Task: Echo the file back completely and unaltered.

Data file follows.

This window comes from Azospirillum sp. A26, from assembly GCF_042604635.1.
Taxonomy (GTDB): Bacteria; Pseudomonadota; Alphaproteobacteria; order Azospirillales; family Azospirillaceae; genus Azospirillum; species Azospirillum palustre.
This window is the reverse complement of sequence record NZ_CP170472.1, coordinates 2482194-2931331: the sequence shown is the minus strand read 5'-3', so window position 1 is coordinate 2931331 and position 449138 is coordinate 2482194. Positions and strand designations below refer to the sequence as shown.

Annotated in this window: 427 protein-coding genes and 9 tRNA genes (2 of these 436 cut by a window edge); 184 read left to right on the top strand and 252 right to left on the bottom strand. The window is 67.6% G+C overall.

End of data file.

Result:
This window comes from Azospirillum sp. A26, from assembly GCF_042604635.1.
Taxonomy (GTDB): Bacteria; Pseudomonadota; Alphaproteobacteria; order Azospirillales; family Azospirillaceae; genus Azospirillum; species Azospirillum palustre.
This window is the reverse complement of sequence record NZ_CP170472.1, coordinates 2482194-2931331: the sequence shown is the minus strand read 5'-3', so window position 1 is coordinate 2931331 and position 449138 is coordinate 2482194. Positions and strand designations below refer to the sequence as shown.

Annotated in this window: 427 protein-coding genes and 9 tRNA genes (2 of these 436 cut by a window edge); 184 read left to right on the top strand and 252 right to left on the bottom strand. The window is 67.6% G+C overall.